It was pissing down rain, which would be the theme of the day when it wasn’t HAMMERING down. Bike checked and headed down to the beach for the beautiful swim in Nelson Mandela Bay. The early morning fog had rolled out. But the clouds looked ominous. The lightening started as we all waited in the corrals, shooting wide across the entire sky over the Indian Ocean, and touching down out to sea. “We’re getting started in just 5 minutes!” announced the lovely South African Voice of Ironman, Paul Kaye. Sure we are Paul!


Storm rolling in over Nelson Mandela Bay
Not shown: Lightening across the Bay and touching down just before

Sure enough, right before the pro men bounded in, the swim was postponed for 30 minutes. We sat in the sand and watched the storm, hoping it would pass. I had a front row seat for the African dancers, and they really performed for their captive audience. I was overwhelmed at how damn lucky I was to be there, and despite the persistent fear that I might shit my pants before the swim even started, I was now excited to race.


South Africa Dancers
Watching these dancers made me appreciate being here even more

But at the thirty minute mark, they announced we would swim in 10 more minutes, but it would be a shortened swim. What should have been a 2.4 mile swim was now a 900m choppy slugfest. Oh well, let’s go. A few minutes in, I realized I should have seeded myself sooner. I had to swim around or over a lot of people. But I felt ok swimming. Maybe not great but not bad. I was later happy with my 1K TT time!


Swimmers entering the water at Ironman South Africa
Mission: swim my face off

Off onto the bike! The course flew through town and then turned and started a 12km climb out of town. This wasn’t steep just a steady climb which was a lot like a lot of the false flats in Boulder. People lined the bike course even though it was pouring, cheering and super excited. This would persist ALL DAY! We rode through the “suburbs” of Port Elizabeth and then we came over a ridge and WOW. Suddenly, it was just a long stretch of rollers through the countryside. Dense forests and open fields. Dirt roads and tiny villages. And at any intersection, tons of locals all happy to have us! We then came into the little (and pretty white) town of Seaview, with it’s gorgeous cliffs and of course sea views! There we turned and started a solid climb up and then down, with another little climb before the turn around. BUT THE VIEWS HERE! Dense forest on one side, cliffs off to the sea on the other. At the top, we came aorund a curve and were treated to a coral colored sand beach - giant dunes that seemed so bright in the overcast gloom and created a mountain across the beach from us. And we get to come back here again. When I signed up for this race, I was intimidated by these hills. But I found them not too bad.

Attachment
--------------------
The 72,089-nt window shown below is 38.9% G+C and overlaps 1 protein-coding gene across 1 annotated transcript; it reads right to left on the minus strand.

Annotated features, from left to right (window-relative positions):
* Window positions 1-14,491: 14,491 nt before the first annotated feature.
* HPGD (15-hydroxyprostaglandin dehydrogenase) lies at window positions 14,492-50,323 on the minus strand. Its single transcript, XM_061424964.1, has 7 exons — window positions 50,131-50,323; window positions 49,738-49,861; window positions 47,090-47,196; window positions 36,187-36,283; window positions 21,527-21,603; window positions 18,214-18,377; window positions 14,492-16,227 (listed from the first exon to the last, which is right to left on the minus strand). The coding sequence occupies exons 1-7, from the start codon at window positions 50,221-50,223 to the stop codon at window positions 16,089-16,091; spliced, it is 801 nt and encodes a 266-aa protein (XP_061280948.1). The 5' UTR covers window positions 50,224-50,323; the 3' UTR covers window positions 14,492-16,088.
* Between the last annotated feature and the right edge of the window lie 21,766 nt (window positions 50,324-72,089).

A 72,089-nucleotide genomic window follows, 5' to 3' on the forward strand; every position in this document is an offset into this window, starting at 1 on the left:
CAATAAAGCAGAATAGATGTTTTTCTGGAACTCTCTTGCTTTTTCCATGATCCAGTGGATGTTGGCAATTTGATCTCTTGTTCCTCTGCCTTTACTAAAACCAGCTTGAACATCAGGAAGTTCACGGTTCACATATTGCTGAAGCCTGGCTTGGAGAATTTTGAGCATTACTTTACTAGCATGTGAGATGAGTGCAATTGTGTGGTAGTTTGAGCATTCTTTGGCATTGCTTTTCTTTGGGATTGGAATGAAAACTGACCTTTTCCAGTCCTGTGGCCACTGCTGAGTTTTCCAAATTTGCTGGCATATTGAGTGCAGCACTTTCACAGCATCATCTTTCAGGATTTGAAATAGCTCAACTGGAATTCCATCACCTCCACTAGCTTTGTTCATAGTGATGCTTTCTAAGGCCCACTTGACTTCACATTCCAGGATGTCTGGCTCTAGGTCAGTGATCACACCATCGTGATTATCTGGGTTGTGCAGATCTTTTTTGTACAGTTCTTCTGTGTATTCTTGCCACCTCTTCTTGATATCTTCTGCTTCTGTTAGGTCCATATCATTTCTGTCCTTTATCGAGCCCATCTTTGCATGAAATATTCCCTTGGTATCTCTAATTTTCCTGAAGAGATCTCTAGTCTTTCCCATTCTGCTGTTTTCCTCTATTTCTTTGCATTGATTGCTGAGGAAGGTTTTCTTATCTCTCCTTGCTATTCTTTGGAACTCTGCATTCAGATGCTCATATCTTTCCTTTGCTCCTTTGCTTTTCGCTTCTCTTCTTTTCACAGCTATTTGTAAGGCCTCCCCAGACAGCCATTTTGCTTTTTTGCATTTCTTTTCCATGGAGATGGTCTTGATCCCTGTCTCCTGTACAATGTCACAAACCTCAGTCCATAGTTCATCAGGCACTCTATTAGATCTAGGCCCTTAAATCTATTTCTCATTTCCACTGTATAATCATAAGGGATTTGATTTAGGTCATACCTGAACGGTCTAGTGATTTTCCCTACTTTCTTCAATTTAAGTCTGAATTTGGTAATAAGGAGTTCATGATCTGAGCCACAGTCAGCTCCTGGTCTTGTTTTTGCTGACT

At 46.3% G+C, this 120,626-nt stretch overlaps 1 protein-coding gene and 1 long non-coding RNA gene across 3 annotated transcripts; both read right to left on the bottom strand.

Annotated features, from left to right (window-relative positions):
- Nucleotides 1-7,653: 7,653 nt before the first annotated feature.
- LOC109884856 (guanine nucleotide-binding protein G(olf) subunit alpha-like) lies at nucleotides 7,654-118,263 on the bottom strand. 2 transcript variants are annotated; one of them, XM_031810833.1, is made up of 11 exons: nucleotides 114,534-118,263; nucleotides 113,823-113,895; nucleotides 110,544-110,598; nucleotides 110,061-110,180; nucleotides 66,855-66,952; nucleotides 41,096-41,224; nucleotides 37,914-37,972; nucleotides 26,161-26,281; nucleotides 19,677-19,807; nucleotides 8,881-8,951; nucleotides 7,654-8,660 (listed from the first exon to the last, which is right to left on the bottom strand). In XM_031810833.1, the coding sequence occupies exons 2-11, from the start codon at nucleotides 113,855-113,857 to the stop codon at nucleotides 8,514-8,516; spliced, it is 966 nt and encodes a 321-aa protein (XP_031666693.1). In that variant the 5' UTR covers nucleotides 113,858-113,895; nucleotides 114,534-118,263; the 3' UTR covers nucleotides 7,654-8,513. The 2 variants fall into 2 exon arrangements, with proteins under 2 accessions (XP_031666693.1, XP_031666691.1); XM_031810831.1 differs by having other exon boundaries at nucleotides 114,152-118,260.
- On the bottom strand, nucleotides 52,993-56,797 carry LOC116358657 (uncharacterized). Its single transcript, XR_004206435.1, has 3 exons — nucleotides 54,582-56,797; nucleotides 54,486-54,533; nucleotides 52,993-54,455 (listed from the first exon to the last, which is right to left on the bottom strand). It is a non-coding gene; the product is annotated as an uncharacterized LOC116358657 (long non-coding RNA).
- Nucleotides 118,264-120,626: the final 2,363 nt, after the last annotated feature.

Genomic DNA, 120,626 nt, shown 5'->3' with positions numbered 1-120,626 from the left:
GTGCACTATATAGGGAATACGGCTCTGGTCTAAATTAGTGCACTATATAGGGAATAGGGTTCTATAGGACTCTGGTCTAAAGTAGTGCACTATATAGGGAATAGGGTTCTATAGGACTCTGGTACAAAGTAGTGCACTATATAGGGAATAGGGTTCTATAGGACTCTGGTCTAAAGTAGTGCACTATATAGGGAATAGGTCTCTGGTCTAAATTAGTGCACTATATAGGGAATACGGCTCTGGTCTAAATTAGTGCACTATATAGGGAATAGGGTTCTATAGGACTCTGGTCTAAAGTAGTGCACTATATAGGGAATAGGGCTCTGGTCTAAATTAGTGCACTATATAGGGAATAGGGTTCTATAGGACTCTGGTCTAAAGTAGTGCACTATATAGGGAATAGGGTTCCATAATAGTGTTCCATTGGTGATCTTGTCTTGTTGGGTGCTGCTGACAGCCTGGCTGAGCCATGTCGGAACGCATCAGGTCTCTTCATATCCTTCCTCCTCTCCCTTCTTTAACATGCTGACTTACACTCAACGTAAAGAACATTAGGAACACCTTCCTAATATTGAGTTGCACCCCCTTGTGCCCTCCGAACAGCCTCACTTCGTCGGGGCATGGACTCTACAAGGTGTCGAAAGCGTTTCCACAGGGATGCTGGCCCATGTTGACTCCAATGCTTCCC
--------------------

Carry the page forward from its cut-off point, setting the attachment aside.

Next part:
Ironman South Africa Bike Course at Seaview
Epic views


But I was starting to falter. My power the first 3 hours of the bike was right on plan, but as I started the fast return back to town to start loop two, and I was struggling to keep nutrition down, I felt like a balloon deflating. My fitness was there and I was strong - but being sick was taking its toll. Push harder, you can run even after a hard bike I told myself, but the power just felt like it was sucked out of me. I kept trying to get my nutrition down, but was having a hard time even drinking hydration. Luckily I had packed some Precision Electrolyte pills, so I started taking them with small sips of plain water. And then a Pepto chaser. I choked down my beloved Precision gels, because I knew I would not make it through the run without them now. But my stomach felt increasingly worse, and I was stunned there had been no lower GI emergencies yet. It felt imminent.